Rome

Italian recession refuses to relent

Confindustria blasts austerity, while OECD notes recovery signs

Italian recession refuses to relent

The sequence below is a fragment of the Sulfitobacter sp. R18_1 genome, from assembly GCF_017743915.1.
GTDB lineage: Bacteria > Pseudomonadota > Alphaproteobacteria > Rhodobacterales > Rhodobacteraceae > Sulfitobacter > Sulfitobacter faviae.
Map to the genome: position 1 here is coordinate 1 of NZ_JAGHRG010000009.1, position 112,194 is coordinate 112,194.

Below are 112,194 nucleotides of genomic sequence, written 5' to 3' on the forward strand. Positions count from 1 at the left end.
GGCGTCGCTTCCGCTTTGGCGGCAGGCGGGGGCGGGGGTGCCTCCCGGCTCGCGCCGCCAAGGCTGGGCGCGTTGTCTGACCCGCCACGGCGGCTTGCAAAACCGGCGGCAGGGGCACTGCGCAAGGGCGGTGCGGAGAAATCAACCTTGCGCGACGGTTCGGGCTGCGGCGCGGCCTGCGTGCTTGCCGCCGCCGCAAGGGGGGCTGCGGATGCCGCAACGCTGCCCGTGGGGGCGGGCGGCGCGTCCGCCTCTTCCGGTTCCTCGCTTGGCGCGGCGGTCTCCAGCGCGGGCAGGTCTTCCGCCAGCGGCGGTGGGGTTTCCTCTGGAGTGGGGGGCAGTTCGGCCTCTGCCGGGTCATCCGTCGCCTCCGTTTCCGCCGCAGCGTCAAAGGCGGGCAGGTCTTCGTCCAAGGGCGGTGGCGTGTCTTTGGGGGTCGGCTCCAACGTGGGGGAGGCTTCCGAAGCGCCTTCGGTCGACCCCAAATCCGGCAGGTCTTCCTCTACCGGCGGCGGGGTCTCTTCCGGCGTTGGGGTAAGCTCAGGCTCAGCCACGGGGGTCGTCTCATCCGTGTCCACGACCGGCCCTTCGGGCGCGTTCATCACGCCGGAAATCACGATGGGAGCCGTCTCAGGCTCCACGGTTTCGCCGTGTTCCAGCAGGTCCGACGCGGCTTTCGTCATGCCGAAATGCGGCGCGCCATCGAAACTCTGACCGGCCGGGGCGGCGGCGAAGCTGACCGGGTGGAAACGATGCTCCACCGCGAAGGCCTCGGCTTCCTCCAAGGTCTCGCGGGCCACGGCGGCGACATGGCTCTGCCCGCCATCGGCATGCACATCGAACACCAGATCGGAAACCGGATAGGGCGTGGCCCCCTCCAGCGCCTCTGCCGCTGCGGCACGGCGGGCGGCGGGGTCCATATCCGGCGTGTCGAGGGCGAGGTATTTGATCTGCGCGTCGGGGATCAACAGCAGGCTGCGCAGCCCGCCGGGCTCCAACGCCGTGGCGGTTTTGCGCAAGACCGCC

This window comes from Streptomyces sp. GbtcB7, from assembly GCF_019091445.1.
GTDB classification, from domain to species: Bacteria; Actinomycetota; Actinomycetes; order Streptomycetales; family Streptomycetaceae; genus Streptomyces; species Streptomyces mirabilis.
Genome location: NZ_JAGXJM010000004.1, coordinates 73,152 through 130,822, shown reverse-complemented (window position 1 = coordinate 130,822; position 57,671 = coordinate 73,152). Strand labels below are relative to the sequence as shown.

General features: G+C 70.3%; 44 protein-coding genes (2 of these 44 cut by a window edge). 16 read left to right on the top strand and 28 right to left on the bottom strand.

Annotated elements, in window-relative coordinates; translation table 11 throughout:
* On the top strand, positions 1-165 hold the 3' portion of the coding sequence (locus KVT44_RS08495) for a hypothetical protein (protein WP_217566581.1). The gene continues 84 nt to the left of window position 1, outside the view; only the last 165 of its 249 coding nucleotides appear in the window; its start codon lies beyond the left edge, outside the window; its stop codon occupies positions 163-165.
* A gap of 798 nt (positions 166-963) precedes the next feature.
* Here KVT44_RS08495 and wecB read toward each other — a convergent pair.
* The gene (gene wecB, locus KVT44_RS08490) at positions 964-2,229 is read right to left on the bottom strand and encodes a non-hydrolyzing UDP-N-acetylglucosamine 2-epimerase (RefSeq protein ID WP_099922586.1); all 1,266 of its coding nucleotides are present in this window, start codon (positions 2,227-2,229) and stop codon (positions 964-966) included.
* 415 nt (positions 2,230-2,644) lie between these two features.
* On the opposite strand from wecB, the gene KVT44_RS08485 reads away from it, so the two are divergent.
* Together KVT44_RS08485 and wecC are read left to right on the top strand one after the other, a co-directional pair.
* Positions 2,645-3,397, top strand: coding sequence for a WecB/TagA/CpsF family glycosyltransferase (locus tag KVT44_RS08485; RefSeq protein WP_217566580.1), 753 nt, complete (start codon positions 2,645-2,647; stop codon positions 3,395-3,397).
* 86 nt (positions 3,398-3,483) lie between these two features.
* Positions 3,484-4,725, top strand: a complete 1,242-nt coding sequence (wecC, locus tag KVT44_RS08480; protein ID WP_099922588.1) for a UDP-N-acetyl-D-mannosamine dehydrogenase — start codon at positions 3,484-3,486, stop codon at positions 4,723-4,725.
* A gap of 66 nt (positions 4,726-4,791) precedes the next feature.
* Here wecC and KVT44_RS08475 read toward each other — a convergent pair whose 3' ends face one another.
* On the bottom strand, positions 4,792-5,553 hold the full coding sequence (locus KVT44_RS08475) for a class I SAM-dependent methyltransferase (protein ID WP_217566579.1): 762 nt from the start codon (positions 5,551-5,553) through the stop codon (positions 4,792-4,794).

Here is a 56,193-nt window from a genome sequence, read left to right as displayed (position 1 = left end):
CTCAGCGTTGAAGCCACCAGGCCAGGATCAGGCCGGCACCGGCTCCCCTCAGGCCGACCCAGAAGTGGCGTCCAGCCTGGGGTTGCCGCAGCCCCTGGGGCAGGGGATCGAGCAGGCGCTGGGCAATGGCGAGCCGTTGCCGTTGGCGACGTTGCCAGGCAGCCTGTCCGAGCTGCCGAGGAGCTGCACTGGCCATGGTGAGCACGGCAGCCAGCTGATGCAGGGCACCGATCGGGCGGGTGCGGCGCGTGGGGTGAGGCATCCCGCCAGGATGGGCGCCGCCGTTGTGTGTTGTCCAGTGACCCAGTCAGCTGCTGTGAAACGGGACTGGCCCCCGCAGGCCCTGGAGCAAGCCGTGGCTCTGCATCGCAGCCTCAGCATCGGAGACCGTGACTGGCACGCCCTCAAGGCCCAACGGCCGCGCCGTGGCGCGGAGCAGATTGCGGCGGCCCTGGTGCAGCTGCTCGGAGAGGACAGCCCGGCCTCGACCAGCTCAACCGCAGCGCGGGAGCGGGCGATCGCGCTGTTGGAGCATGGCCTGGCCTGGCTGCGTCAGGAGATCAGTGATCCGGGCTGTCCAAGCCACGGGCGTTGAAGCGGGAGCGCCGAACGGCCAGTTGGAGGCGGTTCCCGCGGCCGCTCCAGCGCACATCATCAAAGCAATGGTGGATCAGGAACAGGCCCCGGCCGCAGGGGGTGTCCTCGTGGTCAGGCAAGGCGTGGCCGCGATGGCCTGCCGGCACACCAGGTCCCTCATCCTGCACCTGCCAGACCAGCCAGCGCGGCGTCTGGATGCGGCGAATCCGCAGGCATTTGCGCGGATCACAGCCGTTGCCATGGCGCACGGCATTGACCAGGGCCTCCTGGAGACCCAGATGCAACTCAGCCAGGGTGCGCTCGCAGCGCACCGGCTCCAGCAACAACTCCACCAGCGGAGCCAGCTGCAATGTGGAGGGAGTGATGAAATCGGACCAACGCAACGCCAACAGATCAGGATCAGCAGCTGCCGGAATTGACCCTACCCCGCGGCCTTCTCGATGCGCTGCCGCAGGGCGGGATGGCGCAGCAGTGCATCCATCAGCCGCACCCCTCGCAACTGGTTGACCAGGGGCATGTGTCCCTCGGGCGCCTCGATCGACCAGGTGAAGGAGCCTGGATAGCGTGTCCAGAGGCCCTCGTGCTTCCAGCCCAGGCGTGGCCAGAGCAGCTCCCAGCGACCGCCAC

(By Christopher Livesay) Rome, June 10 - New economic figures Monday showed Italy still has a tough row to hoe in order to emerge from what's considered to be the worst crisis since World War II. Italy's gross domestic product (GDP) shrank 2.4% in the first quarter of 2013 compared to the same period last year, while GDP fell 0.6% compared to the last quarter of 2012, national statistics agency Istat reported on Monday. Istat thus shaved 0.1% from its previous estimate on May 15, when it calculated that Italy's GDP in the first quarter contracted 2.3% on an annual basis and 0.5% from quarter to quarter. The agency said the new estimate translates into an economic contraction of 1.6% for the year compared to 2012 - if there is no further economic variation in the remaining quarters of the year. As the recession endures, economists are increasingly blaming austerity measures put in place since the country's debt crisis risked spiraling out of control in 2011. The head of the powerful Italian industry federation Confindustria on Monday blasted the previous administration of Mario Monti, a respected economist and former European commissioner, for its series of cuts and spending reductions last year, and warned that more austerity was unlikely to provide answers to the country's current economic woes. "If rigor and austerity reduce our social fabric to its knees and the patrimony of our companies to the point where others can come shopping and take home our best pieces at discount prices, we must say no," Confindustria President Giorgio Squinzi told a conference of the federation's Lombardy branch, Assolombardo, in Milan. Squinzi warned that the accepted wisdom touted by Italy's European partners and the International Monetary Fund had only aggravated Italy's economic squeeze. "By accepting monetarist cliches, we ended up compromising our domestic market, abiding by the dictates of austerity as an end in itself and aseptically accepting to reduce the GDP-debt ratio, without any economic logic to accompany this choice," " Squinzi said. The policy has even failed to achieve its original aim, he added. "When the Monti government took office, the debt-to-GDP ratio was 117%," he said. "Now we are at 127% and the forecasts for this year take us to at least 132%". Some bright prospects remain on Italy's economic horizon however. The Organisation for Economic Cooperation and Development (OECD) on Monday confirmed a "positive change" taking place in Italy's economy. The OECD noted in its June index of leading indicators signs of the recession easing in Italy and "moderate growth improvement in most big economies". The Paris-based organization said signs of recovery were continuing to manifest in the eurozone and that Germany's growth was returning to trend. The United States and Japan were the only countries where growth is firming, the report said.

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